Qualcomm legal strategy backfires, Apple handed win in patent trial early motions

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Qualcomm has been accused of performing a "tactical" error in its ongoing patent fight against Apple, with a magistrate judge highlighting the chip producer's mistake in not making counterclaims, an error that it Qualcomm failed to correct in pre-trial motions.

Pre-trial activities in Apple and Qualcomm's patent lawsuits have led to an interesting slip by Qualcomm's legal team. According to FOSS Patents, Qualcomm failed to add an important part to its motion that it tried to correct at a later time.

A ruling on September 4 notes Apple motioned in July to strike portions of 12 expert reports supplied by Qualcomm, claiming the experts "improperly opined" on infringement, as well as attacking nine more Qualcomm patents in the suit. This is on top of the original complaint that requested declaratory judgment on invalidity and non-infringement of nine patents.

At the time, Qualcomm's response to Apple's motion unexpectedly declined to bring compulsory infringement counterclaims, an element that is typically brought up in such maneuvers, and effectively limiting what its experts could say during the trial.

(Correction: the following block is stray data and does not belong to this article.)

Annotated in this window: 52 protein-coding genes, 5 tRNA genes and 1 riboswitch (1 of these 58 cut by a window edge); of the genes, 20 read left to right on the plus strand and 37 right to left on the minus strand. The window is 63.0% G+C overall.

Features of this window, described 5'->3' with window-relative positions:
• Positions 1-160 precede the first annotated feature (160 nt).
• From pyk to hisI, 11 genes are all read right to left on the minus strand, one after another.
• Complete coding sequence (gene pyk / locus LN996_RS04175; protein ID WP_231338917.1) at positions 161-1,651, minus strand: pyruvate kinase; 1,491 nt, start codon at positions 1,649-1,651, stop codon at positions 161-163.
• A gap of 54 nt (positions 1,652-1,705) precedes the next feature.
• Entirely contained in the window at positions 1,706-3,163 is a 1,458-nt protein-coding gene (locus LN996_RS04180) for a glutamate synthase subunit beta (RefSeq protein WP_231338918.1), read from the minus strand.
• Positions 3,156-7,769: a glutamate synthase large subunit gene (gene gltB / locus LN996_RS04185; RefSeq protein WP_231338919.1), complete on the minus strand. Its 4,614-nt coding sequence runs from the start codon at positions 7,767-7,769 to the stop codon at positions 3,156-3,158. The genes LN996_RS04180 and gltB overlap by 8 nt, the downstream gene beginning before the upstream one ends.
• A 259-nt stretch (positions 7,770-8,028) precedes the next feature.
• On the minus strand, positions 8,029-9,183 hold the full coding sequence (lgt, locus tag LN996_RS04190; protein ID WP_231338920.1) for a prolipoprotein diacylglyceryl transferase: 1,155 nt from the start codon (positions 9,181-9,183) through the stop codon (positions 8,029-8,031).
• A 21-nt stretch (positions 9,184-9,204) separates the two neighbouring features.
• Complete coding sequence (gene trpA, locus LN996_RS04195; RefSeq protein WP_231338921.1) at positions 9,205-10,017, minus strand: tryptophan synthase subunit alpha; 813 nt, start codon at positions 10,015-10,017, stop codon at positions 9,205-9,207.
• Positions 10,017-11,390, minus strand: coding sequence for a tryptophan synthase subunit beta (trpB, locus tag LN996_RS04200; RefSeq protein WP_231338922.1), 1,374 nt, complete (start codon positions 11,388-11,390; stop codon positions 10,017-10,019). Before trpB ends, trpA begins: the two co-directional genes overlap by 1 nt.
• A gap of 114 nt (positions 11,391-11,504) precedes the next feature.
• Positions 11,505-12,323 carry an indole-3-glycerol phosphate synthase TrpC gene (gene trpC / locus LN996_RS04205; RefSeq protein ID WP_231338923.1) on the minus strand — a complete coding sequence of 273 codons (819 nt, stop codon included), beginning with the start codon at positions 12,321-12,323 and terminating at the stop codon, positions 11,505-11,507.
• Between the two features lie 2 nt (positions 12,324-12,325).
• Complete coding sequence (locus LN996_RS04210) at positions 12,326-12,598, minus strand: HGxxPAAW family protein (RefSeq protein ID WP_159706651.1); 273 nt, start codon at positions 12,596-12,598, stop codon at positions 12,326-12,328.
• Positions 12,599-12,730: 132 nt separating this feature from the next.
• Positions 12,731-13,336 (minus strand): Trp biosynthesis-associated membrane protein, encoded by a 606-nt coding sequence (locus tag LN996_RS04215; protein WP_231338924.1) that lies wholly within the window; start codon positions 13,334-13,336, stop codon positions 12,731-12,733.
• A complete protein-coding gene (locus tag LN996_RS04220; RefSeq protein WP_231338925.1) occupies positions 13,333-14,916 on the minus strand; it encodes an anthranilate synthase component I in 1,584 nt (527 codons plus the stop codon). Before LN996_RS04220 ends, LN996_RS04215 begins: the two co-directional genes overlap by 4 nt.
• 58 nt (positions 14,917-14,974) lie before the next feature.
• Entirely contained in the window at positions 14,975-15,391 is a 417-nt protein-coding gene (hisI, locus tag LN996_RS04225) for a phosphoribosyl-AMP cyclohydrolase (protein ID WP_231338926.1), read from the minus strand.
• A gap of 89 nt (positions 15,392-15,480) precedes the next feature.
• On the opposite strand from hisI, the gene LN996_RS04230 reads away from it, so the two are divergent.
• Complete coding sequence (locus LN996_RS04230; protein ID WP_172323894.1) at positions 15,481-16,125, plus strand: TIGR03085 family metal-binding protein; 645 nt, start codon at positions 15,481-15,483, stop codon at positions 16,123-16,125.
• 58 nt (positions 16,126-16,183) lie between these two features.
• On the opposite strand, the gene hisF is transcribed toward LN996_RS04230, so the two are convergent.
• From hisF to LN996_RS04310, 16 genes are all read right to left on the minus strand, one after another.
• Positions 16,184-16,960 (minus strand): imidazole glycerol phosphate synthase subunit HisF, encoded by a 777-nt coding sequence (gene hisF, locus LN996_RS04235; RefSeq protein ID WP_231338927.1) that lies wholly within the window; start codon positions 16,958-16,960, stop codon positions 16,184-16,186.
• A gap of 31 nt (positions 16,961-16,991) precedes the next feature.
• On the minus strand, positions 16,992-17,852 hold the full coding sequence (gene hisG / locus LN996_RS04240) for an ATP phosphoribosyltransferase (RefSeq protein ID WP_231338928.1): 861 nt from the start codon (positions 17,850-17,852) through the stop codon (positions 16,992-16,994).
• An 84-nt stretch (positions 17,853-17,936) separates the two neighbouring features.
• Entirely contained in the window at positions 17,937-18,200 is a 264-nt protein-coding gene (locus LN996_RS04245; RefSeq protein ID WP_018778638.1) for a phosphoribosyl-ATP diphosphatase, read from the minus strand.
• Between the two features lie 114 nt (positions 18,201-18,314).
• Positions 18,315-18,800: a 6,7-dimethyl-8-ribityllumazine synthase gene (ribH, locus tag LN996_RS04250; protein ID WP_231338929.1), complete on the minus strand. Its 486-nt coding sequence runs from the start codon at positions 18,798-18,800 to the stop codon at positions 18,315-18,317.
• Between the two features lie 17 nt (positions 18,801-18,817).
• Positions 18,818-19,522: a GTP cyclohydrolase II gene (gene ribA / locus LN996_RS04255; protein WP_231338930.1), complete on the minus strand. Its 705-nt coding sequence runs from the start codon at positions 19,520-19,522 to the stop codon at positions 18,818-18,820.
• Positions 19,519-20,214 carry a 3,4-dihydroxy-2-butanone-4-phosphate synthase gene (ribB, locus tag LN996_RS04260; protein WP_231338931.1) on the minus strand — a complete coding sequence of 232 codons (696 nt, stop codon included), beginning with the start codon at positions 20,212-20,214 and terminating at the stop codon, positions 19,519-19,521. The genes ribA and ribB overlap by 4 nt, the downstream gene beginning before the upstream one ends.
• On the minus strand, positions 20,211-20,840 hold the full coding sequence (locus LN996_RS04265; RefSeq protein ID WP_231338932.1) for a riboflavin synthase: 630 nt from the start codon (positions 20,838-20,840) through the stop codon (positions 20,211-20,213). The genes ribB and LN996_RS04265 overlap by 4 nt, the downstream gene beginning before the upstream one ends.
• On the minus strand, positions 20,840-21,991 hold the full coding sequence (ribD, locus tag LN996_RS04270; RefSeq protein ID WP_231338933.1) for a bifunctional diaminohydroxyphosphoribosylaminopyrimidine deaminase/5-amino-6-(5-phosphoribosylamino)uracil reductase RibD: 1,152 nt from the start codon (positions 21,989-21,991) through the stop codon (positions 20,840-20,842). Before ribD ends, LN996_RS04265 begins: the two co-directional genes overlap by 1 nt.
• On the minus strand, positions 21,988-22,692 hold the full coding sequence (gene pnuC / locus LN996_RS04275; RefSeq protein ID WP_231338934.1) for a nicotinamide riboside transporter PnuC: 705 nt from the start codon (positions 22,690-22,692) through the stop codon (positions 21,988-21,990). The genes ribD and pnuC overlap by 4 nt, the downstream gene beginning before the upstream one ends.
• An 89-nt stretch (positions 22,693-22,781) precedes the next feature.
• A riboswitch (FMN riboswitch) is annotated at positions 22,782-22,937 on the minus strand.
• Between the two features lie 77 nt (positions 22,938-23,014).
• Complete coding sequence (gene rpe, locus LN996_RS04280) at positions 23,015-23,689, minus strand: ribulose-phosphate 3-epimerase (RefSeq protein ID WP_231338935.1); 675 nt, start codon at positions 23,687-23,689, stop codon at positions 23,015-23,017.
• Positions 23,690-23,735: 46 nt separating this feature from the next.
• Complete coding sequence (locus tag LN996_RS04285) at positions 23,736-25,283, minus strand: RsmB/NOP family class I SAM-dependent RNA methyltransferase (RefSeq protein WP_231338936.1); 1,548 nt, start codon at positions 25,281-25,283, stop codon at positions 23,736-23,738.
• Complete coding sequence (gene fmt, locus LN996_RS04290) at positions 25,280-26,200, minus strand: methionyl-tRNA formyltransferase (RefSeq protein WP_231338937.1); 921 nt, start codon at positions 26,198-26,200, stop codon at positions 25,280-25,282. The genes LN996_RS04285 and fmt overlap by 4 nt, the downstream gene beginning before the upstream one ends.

Later, Qualcomm's legal team had a change of heart, and attempted to object to Apple's striking motion so that the jury would hear the full opinions of its experts, but Apple motioned to strike this alteration. Apple's strike partially succeeded, with Qualcomm unable to use some of the testimony at trial unless it successfully appeals.

Other elements of the expert opinions are still being permitted, with Magistrate Judge Mitchell Dembin of the United States District Court of the Southern District of California advising the sections focussed on how "standard-essential" the patents are, and their value. How essential the patents are can relate to how severe the infringement can be.

In his ruling, Judge Dembin wrote about how the expert reports were inconsistent with Qualcomm's decision to not bring counterclaims against Apple, declaring "Qualcomm will be held accountable for the consequences of its tactical decisions."

"To the extent that Qualcomm claims they have disclosed in discovery their views regarding infringement and, consequently, there is no surprise and no prejudice, is unavailing," writes Dembin. "Rules are rules and tactical decisions have consequences."

The patent infringement suit is one of a number of legal battles Qualcomm is involved with relating to Apple and its intellectual property. In another related case, plaintiffs in a class action suit were denied a motion to prevent Qualcomm from obtaining a U.S. International Trade Commission exclusion order, one that would affect the import of iPhones with Intel modems.


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